Documenting the Coming Singularity

Tuesday, July 03, 2007

Huge Leaps Forward for Computing Power

The public is largely ignorant about developments in technology. Until, that is, they can buy it and take it home. But some people, like me, want to know what will be coming to our living rooms and offices before we can add it to our credit card balance. Why? Is it just so we can salivate as we imagine using it? No. It is so we can prepare ourselves, mentally and culturally, to make best use of it when it becomes available. Technological advances have become like a gathering ocean wave that we are furiously paddling to keep up with so that we can ride it.

A few quiet announcements are worth reading about along these lines...

Sun's Constellation System - The world's first petascale computing environment.
June 26, 2007 -- It was a mere decade ago that terascale computing took hold in science and engineering communities, giving researchers the tools to break new ground in physics, biomedicine, astronomy, and other areas. Now, Sun is ushering in a new era of high performance computing (HPC) with the Sun Constellation System, the world's first petascale computing environment.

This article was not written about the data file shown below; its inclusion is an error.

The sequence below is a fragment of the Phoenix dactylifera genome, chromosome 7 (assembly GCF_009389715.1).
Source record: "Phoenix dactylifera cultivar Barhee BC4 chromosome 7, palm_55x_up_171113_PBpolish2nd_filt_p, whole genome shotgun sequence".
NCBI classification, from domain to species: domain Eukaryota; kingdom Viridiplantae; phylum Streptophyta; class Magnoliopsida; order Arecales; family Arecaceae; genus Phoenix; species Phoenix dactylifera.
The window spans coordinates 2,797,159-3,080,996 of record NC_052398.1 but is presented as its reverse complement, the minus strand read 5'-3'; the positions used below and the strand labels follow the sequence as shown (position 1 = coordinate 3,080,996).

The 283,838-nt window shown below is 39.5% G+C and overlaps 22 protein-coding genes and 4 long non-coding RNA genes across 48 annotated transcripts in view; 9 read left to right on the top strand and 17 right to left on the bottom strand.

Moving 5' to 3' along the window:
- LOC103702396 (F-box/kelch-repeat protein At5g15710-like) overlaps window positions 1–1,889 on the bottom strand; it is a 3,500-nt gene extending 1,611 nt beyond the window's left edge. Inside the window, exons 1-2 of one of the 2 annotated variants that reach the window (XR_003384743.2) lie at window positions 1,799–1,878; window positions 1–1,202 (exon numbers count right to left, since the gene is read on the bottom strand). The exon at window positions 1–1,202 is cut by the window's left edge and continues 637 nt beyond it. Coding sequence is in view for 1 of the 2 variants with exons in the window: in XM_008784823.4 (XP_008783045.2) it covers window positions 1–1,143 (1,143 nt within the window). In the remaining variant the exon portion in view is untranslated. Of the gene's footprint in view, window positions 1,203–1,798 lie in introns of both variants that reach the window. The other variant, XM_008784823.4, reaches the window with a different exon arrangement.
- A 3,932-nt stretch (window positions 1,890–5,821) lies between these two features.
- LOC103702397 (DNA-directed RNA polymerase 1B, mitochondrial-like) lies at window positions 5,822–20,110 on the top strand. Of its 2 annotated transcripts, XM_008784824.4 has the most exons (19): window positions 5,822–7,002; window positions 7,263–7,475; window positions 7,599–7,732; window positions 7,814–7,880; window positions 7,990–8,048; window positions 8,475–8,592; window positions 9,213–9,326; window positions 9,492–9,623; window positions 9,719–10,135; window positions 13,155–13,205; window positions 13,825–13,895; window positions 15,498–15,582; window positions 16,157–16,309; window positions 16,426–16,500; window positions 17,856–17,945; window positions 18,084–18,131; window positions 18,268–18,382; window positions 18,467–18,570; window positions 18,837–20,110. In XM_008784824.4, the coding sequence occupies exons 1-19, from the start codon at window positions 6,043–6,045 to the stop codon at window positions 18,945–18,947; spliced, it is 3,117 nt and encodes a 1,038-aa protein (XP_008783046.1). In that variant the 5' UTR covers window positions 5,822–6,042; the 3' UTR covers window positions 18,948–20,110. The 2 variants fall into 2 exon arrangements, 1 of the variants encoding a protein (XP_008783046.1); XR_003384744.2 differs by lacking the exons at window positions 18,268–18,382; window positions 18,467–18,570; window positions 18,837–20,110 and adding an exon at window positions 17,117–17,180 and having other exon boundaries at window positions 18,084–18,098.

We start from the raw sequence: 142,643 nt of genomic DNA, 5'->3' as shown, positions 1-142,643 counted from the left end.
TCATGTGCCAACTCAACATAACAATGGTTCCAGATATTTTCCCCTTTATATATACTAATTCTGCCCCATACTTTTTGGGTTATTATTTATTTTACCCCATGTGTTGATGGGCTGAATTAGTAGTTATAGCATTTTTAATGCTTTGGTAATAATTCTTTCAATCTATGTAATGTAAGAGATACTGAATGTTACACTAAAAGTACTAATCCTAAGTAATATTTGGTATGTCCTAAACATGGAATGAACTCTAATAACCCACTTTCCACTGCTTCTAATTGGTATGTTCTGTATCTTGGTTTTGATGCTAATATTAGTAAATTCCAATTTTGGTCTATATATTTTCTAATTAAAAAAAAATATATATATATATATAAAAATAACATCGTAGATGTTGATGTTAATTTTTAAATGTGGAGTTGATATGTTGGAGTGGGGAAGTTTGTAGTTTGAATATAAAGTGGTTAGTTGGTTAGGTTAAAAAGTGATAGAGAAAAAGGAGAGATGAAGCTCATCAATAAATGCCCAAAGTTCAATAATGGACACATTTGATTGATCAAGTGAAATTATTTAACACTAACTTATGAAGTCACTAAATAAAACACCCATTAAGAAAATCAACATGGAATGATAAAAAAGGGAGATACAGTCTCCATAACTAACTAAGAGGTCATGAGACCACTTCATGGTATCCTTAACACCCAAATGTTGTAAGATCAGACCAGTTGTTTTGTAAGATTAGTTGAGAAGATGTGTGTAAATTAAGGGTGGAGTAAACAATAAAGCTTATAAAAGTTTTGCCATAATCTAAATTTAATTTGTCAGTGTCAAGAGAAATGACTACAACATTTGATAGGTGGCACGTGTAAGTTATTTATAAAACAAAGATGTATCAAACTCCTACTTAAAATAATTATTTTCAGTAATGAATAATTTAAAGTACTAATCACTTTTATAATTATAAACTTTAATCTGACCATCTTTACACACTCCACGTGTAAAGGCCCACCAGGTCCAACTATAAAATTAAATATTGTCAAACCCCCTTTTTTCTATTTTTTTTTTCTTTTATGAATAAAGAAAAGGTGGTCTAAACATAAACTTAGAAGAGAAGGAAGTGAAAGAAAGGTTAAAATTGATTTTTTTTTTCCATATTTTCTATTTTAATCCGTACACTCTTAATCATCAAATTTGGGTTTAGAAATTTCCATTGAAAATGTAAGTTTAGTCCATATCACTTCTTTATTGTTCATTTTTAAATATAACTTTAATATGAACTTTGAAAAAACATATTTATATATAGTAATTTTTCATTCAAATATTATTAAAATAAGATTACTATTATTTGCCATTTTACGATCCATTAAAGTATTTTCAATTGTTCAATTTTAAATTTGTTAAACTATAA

Sun's unique approach to petascale computing combines state-of-the-art technology with system level innovation and off-the-shelf components in an open architecture. The result is a powerful HPC platform that is extremely powerful, easier to manage, and very cost efficient. A technology preview is being announced today; the shipping version will be available early next year.

NVIDIA's Tesla Architecture
  • Massively-parallel computing architecture with 128 multi-threaded processors per GPU
  • Scalar thread processor with full integer and floating point operations
  • Thread Execution Manager enables thousands of concurrent threads per GPU
  • Parallel Data Cache enables processors to collaborate on shared information at local cache performance
  • Ultra-fast memory access with 76.8 GB/sec. peak bandwidth per GPU
  • IEEE 754 single-precision floating point
  • Scalable from one to thousands of GPUs
  • Available in GPU computing processor, deskside supercomputer and 1U rack-mount GPU computing server
Uzi Vishkin's Desktop Supercomputer
A prototype of what may be the next generation of personal computers has been developed by researchers in the University of Maryland's A. James Clark School of Engineering. Capable of computing speeds 100 times faster than current desktops, the technology is based on parallel processing on a single chip.

Parallel processing is an approach that allows the computer to perform many different tasks simultaneously, a sharp contrast to the serial approach employed by conventional desktop computers. The prototype developed by Uzi Vishkin and his Clark School colleagues uses a circuit board about the size of a license plate on which they have mounted 64 parallel processors. To control those processors, they have developed the crucial parallel computer organization that allows the processors to work together and make programming practical and simple for software developers.
These developments are coming faster and faster, so stay tuned.

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